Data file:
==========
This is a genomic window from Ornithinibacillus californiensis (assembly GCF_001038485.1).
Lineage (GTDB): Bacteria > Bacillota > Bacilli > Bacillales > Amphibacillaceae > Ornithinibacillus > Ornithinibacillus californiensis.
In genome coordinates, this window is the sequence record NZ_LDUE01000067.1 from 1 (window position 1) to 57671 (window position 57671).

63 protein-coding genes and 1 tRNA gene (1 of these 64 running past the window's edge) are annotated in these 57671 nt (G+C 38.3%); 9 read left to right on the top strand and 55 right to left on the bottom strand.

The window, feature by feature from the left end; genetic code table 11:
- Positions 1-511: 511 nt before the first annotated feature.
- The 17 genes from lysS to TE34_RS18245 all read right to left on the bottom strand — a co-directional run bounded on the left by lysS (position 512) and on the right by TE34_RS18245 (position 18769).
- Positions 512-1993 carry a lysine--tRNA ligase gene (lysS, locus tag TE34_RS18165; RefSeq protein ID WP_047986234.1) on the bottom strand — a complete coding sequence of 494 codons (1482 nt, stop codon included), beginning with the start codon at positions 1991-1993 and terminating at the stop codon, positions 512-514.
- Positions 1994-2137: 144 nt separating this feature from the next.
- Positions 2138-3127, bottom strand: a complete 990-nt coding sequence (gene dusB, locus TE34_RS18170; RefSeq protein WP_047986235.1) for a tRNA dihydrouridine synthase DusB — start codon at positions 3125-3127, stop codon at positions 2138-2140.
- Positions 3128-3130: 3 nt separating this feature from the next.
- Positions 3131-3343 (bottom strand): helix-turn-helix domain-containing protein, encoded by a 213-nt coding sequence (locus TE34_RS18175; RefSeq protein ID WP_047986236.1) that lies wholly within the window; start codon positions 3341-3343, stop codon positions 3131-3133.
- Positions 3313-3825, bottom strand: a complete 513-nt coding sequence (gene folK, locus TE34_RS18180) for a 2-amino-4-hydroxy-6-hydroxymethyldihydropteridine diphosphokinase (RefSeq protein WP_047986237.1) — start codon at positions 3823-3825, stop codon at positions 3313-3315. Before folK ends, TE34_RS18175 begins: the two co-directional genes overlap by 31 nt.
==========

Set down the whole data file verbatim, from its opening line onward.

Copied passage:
This is a genomic window from Ornithinibacillus californiensis (assembly GCF_001038485.1).
Lineage (GTDB): Bacteria > Bacillota > Bacilli > Bacillales > Amphibacillaceae > Ornithinibacillus > Ornithinibacillus californiensis.
In genome coordinates, this window is the sequence record NZ_LDUE01000067.1 from 1 (window position 1) to 57671 (window position 57671).

63 protein-coding genes and 1 tRNA gene (1 of these 64 running past the window's edge) are annotated in these 57671 nt (G+C 38.3%); 9 read left to right on the top strand and 55 right to left on the bottom strand.

The window, feature by feature from the left end; genetic code table 11:
- Positions 1-511: 511 nt before the first annotated feature.
- The 17 genes from lysS to TE34_RS18245 all read right to left on the bottom strand — a co-directional run bounded on the left by lysS (position 512) and on the right by TE34_RS18245 (position 18769).
- Positions 512-1993 carry a lysine--tRNA ligase gene (lysS, locus tag TE34_RS18165; RefSeq protein ID WP_047986234.1) on the bottom strand — a complete coding sequence of 494 codons (1482 nt, stop codon included), beginning with the start codon at positions 1991-1993 and terminating at the stop codon, positions 512-514.
- Positions 1994-2137: 144 nt separating this feature from the next.
- Positions 2138-3127, bottom strand: a complete 990-nt coding sequence (gene dusB, locus TE34_RS18170; RefSeq protein WP_047986235.1) for a tRNA dihydrouridine synthase DusB — start codon at positions 3125-3127, stop codon at positions 2138-2140.
- Positions 3128-3130: 3 nt separating this feature from the next.
- Positions 3131-3343 (bottom strand): helix-turn-helix domain-containing protein, encoded by a 213-nt coding sequence (locus TE34_RS18175; RefSeq protein ID WP_047986236.1) that lies wholly within the window; start codon positions 3341-3343, stop codon positions 3131-3133.
- Positions 3313-3825, bottom strand: a complete 513-nt coding sequence (gene folK, locus TE34_RS18180) for a 2-amino-4-hydroxy-6-hydroxymethyldihydropteridine diphosphokinase (RefSeq protein WP_047986237.1) — start codon at positions 3823-3825, stop codon at positions 3313-3315. Before folK ends, TE34_RS18175 begins: the two co-directional genes overlap by 31 nt.